World trade is some 60% of world GDP. Most of it takes place between countries of the developed world: in 2018, 63% of world exports were made by 15 if not all rich, at least powerful, countries. (Place China, Mexico and Russia in the category you want.) And these exports were made mostly by very large companies. SMEs make up less than 20% of world trade.
Since 1950, world trade has grown twice as fast as world GDP. It is still growing, if not quite so fast in these pandemic times, while world GDP is stuck. The main reason for this stickiness, is that these rich and powerful countries talk about free trade but practice managed trade. In 2017, about 50% of world trade took place between countries that had signed a Preferential Trade Agreement, and one third was regulated by “deep trade agreements” (UNCTAD’s terminology, not ours). The number of agreements in force has doubled in the past 15 years to about 300 today. International trade is also highly regulated through the imposition of technical barriers to trade with almost 70% of world trade affected (UNCTAD again).
There are all kinds of arguments put forward by these countries for managing trade. These range from national security (not always convincing) to dealing in endangered species (much more so). Many trade items and industries have now become “strategic” and on-shoring is very much talked about. Behind this all this managed trade are the lobbyists of very large companies. SMEs are mere spectators — but this may change.
If you are an SME, your government needs you. You are vital to its economy. Your employees vote it in or out of office (at least in the west). SMEs account for the great majority of existing businesses and really represent the basis of the world’s economy. The government has a love-hate relationship with major corporations that grow by eating each other, shedding jobs, and contributing covertly to its coffers—but it should really love you.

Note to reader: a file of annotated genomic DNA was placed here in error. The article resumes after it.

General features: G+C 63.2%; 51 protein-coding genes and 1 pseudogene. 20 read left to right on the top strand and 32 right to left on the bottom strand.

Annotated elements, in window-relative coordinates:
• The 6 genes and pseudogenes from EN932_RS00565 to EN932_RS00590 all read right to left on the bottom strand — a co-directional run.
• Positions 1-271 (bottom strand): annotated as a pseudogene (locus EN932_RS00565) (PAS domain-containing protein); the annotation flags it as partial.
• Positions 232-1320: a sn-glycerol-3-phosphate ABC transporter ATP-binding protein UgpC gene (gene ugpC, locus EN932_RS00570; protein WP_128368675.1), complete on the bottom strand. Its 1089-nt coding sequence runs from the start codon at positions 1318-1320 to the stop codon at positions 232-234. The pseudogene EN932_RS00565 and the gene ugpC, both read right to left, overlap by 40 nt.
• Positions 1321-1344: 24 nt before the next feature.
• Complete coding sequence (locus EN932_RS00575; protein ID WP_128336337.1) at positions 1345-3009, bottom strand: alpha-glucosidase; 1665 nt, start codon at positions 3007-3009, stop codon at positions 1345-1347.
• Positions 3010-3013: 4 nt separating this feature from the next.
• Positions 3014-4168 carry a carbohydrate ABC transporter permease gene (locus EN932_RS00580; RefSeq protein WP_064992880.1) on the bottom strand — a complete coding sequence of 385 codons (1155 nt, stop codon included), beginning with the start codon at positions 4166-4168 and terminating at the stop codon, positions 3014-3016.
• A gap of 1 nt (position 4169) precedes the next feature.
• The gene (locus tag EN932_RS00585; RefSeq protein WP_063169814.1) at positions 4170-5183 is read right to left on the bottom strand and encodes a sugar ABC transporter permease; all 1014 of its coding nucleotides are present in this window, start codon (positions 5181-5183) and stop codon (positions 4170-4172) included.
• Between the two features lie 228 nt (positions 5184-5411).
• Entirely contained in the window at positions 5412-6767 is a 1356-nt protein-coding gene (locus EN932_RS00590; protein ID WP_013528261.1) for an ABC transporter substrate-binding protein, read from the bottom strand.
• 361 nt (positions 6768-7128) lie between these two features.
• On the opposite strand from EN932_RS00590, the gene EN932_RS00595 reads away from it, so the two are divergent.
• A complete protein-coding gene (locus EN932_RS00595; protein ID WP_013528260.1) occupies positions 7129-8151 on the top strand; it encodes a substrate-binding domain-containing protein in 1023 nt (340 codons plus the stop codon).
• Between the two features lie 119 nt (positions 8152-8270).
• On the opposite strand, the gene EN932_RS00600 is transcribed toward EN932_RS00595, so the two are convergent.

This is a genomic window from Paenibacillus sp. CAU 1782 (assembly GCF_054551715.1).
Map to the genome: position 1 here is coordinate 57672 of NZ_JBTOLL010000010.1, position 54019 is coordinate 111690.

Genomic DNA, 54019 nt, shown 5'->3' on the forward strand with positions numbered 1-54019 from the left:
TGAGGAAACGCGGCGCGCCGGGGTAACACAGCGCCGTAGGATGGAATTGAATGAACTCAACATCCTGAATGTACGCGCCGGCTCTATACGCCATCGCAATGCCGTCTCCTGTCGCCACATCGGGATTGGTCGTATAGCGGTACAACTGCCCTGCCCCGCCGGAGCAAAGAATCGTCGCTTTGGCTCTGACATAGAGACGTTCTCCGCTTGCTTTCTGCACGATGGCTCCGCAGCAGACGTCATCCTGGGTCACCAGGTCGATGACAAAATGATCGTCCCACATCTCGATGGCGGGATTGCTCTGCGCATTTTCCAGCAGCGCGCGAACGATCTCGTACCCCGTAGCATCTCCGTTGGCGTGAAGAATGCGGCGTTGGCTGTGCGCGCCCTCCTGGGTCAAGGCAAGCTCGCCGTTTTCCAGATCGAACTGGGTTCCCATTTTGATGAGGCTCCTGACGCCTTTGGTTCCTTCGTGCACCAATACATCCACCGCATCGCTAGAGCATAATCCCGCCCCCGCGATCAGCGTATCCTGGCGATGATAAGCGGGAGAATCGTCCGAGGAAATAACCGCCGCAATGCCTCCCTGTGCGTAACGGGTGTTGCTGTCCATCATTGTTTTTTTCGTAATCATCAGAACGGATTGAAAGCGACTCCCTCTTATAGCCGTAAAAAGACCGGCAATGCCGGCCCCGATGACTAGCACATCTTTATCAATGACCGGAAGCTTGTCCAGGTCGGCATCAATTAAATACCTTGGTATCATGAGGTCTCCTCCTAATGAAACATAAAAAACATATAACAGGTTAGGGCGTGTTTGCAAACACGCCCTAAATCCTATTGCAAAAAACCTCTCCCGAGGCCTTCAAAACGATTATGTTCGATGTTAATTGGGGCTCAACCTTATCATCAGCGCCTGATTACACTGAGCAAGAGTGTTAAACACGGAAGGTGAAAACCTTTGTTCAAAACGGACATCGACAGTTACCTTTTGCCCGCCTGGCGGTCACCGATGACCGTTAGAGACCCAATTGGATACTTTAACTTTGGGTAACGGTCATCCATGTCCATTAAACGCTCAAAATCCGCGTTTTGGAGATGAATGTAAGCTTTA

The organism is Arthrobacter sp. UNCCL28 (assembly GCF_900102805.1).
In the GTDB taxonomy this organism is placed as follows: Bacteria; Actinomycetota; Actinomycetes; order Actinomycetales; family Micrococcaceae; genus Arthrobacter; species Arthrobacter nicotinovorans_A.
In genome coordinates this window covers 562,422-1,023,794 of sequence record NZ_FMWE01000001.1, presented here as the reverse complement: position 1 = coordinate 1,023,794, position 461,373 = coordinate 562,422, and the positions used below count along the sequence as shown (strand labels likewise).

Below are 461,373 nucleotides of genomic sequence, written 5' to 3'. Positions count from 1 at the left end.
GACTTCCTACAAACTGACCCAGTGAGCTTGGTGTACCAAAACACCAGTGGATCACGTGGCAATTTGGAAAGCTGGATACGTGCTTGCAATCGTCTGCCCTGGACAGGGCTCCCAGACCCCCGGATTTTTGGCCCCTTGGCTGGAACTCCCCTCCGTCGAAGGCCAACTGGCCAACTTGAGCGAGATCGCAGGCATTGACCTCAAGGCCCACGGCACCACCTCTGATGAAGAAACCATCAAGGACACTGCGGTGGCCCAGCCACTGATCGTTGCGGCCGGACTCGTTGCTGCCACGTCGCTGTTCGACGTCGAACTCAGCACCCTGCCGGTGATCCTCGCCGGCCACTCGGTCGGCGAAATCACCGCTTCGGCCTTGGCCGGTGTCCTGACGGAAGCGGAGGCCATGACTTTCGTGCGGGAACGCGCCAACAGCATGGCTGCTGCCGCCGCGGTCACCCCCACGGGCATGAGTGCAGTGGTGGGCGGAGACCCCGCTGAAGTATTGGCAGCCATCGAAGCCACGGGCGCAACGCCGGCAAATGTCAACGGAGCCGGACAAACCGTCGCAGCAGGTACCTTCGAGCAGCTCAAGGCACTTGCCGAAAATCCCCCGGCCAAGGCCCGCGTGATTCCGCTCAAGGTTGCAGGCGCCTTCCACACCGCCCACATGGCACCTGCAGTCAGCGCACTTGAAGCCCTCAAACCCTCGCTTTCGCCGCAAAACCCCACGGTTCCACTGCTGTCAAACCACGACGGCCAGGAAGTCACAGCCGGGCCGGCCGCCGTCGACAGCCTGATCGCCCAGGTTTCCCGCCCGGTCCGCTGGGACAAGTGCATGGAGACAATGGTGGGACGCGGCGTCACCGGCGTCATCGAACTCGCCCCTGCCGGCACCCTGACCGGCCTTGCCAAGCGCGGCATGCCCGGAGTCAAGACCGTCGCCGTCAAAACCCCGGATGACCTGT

Why are SMEs so lovable? Well, they account for close to 2/3 of total revenues in the west and employ 2/3 of the active population (excluding civil servants). However, the large companies export three times more than all the SMEs combined. Either as sub-contractors to these large firms, or as exporters in their own right, SMEs are thus major employers but minor exporters. But they are slow both at exploiting the growth opportunities abroad and in wielding any kind of clout in trade discussions. For want of organizing their own export lobbies, they have been left out of the managed trade deals. But sooner or later SMEs will claim their trade comeuppance. In the meantime, there are many ways for them to act individually in an era where managed trade cannot hide the opportunities for them to trade directly among themselves. SAI has been working with the internationalization of SMEs for 30 years and has written the how-to manual for them.